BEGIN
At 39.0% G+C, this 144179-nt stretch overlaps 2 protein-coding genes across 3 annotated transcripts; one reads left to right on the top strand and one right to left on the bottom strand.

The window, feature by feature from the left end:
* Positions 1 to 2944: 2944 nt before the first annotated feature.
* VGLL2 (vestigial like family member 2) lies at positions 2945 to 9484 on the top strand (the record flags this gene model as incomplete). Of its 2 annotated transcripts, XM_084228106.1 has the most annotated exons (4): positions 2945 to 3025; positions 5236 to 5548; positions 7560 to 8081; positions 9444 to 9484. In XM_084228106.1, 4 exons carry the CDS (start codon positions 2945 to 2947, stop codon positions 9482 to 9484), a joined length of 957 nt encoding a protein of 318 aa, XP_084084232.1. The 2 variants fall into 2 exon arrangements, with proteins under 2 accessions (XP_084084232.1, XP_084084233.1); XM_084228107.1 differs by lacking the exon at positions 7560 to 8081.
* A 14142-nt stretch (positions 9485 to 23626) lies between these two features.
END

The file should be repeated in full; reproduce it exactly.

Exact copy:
At 39.0% G+C, this 144179-nt stretch overlaps 2 protein-coding genes across 3 annotated transcripts; one reads left to right on the top strand and one right to left on the bottom strand.

The window, feature by feature from the left end:
* Positions 1 to 2944: 2944 nt before the first annotated feature.
* VGLL2 (vestigial like family member 2) lies at positions 2945 to 9484 on the top strand (the record flags this gene model as incomplete). Of its 2 annotated transcripts, XM_084228106.1 has the most annotated exons (4): positions 2945 to 3025; positions 5236 to 5548; positions 7560 to 8081; positions 9444 to 9484. In XM_084228106.1, 4 exons carry the CDS (start codon positions 2945 to 2947, stop codon positions 9482 to 9484), a joined length of 957 nt encoding a protein of 318 aa, XP_084084232.1. The 2 variants fall into 2 exon arrangements, with proteins under 2 accessions (XP_084084232.1, XP_084084233.1); XM_084228107.1 differs by lacking the exon at positions 7560 to 8081.
* A 14142-nt stretch (positions 9485 to 23626) lies between these two features.